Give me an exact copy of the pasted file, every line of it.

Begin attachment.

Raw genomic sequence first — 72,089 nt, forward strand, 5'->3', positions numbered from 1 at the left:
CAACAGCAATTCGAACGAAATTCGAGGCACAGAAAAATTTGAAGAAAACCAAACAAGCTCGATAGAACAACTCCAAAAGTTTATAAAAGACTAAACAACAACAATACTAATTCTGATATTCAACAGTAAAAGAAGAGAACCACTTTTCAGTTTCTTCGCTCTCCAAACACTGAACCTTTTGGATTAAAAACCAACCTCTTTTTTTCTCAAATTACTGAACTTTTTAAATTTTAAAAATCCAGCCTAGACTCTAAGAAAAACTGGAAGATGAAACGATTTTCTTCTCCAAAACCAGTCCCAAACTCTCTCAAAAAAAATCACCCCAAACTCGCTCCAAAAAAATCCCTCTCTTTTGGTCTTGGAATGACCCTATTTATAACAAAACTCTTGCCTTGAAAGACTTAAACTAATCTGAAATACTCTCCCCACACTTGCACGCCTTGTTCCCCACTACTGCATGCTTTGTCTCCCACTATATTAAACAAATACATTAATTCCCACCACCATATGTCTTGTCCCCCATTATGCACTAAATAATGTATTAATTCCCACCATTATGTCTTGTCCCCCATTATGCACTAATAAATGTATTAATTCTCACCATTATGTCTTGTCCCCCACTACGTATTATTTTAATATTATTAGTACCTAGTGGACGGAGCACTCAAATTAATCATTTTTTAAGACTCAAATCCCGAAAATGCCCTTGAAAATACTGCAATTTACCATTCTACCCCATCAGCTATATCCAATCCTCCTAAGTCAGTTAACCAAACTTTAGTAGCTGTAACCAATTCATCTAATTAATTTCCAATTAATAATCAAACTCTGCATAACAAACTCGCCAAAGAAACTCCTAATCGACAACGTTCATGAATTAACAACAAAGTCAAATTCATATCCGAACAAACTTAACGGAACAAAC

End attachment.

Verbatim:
Raw genomic sequence first — 72,089 nt, forward strand, 5'->3', positions numbered from 1 at the left:
CAACAGCAATTCGAACGAAATTCGAGGCACAGAAAAATTTGAAGAAAACCAAACAAGCTCGATAGAACAACTCCAAAAGTTTATAAAAGACTAAACAACAACAATACTAATTCTGATATTCAACAGTAAAAGAAGAGAACCACTTTTCAGTTTCTTCGCTCTCCAAACACTGAACCTTTTGGATTAAAAACCAACCTCTTTTTTTCTCAAATTACTGAACTTTTTAAATTTTAAAAATCCAGCCTAGACTCTAAGAAAAACTGGAAGATGAAACGATTTTCTTCTCCAAAACCAGTCCCAAACTCTCTCAAAAAAAATCACCCCAAACTCGCTCCAAAAAAATCCCTCTCTTTTGGTCTTGGAATGACCCTATTTATAACAAAACTCTTGCCTTGAAAGACTTAAACTAATCTGAAATACTCTCCCCACACTTGCACGCCTTGTTCCCCACTACTGCATGCTTTGTCTCCCACTATATTAAACAAATACATTAATTCCCACCACCATATGTCTTGTCCCCCATTATGCACTAAATAATGTATTAATTCCCACCATTATGTCTTGTCCCCCATTATGCACTAATAAATGTATTAATTCTCACCATTATGTCTTGTCCCCCACTACGTATTATTTTAATATTATTAGTACCTAGTGGACGGAGCACTCAAATTAATCATTTTTTAAGACTCAAATCCCGAAAATGCCCTTGAAAATACTGCAATTTACCATTCTACCCCATCAGCTATATCCAATCCTCCTAAGTCAGTTAACCAAACTTTAGTAGCTGTAACCAATTCATCTAATTAATTTCCAATTAATAATCAAACTCTGCATAACAAACTCGCCAAAGAAACTCCTAATCGACAACGTTCATGAATTAACAACAAAGTCAAATTCATATCCGAACAAACTTAACGGAACAAAC